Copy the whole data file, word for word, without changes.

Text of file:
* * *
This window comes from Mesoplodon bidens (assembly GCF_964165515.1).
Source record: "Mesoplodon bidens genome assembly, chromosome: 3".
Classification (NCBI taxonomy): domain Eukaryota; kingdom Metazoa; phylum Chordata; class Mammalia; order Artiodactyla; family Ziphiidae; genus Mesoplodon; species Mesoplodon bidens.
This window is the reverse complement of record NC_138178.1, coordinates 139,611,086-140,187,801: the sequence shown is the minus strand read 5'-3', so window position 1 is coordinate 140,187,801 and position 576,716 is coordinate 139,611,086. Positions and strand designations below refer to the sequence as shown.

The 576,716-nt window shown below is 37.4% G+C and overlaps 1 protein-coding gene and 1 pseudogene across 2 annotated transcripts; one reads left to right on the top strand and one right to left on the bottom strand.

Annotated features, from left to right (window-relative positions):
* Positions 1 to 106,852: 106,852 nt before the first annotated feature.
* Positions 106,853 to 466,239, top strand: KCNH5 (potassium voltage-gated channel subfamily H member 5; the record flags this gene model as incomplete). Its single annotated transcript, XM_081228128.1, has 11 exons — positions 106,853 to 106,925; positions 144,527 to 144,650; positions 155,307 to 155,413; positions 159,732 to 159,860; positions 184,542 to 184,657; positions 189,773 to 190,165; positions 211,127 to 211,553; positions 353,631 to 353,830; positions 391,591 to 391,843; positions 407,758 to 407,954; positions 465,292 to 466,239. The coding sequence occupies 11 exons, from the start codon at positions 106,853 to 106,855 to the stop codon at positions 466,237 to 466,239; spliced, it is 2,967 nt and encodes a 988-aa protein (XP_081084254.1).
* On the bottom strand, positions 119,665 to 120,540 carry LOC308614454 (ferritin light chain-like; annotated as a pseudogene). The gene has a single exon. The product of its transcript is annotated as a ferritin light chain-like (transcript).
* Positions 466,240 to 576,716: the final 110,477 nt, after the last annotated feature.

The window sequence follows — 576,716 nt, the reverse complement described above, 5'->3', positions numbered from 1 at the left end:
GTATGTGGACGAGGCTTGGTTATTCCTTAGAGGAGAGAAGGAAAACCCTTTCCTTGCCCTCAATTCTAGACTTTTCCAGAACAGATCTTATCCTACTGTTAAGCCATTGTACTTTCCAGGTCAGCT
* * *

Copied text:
This window comes from Mesoplodon bidens (assembly GCF_964165515.1).
Source record: "Mesoplodon bidens genome assembly, chromosome: 3".
Classification (NCBI taxonomy): domain Eukaryota; kingdom Metazoa; phylum Chordata; class Mammalia; order Artiodactyla; family Ziphiidae; genus Mesoplodon; species Mesoplodon bidens.
This window is the reverse complement of record NC_138178.1, coordinates 139,611,086-140,187,801: the sequence shown is the minus strand read 5'-3', so window position 1 is coordinate 140,187,801 and position 576,716 is coordinate 139,611,086. Positions and strand designations below refer to the sequence as shown.

The 576,716-nt window shown below is 37.4% G+C and overlaps 1 protein-coding gene and 1 pseudogene across 2 annotated transcripts; one reads left to right on the top strand and one right to left on the bottom strand.

Annotated features, from left to right (window-relative positions):
* Positions 1 to 106,852: 106,852 nt before the first annotated feature.
* Positions 106,853 to 466,239, top strand: KCNH5 (potassium voltage-gated channel subfamily H member 5; the record flags this gene model as incomplete). Its single annotated transcript, XM_081228128.1, has 11 exons — positions 106,853 to 106,925; positions 144,527 to 144,650; positions 155,307 to 155,413; positions 159,732 to 159,860; positions 184,542 to 184,657; positions 189,773 to 190,165; positions 211,127 to 211,553; positions 353,631 to 353,830; positions 391,591 to 391,843; positions 407,758 to 407,954; positions 465,292 to 466,239. The coding sequence occupies 11 exons, from the start codon at positions 106,853 to 106,855 to the stop codon at positions 466,237 to 466,239; spliced, it is 2,967 nt and encodes a 988-aa protein (XP_081084254.1).
* On the bottom strand, positions 119,665 to 120,540 carry LOC308614454 (ferritin light chain-like; annotated as a pseudogene). The gene has a single exon. The product of its transcript is annotated as a ferritin light chain-like (transcript).
* Positions 466,240 to 576,716: the final 110,477 nt, after the last annotated feature.

The window sequence follows — 576,716 nt, the reverse complement described above, 5'->3', positions numbered from 1 at the left end:
GTATGTGGACGAGGCTTGGTTATTCCTTAGAGGAGAGAAGGAAAACCCTTTCCTTGCCCTCAATTCTAGACTTTTCCAGAACAGATCTTATCCTACTGTTAAGCCATTGTACTTTCCAGGTCAGCT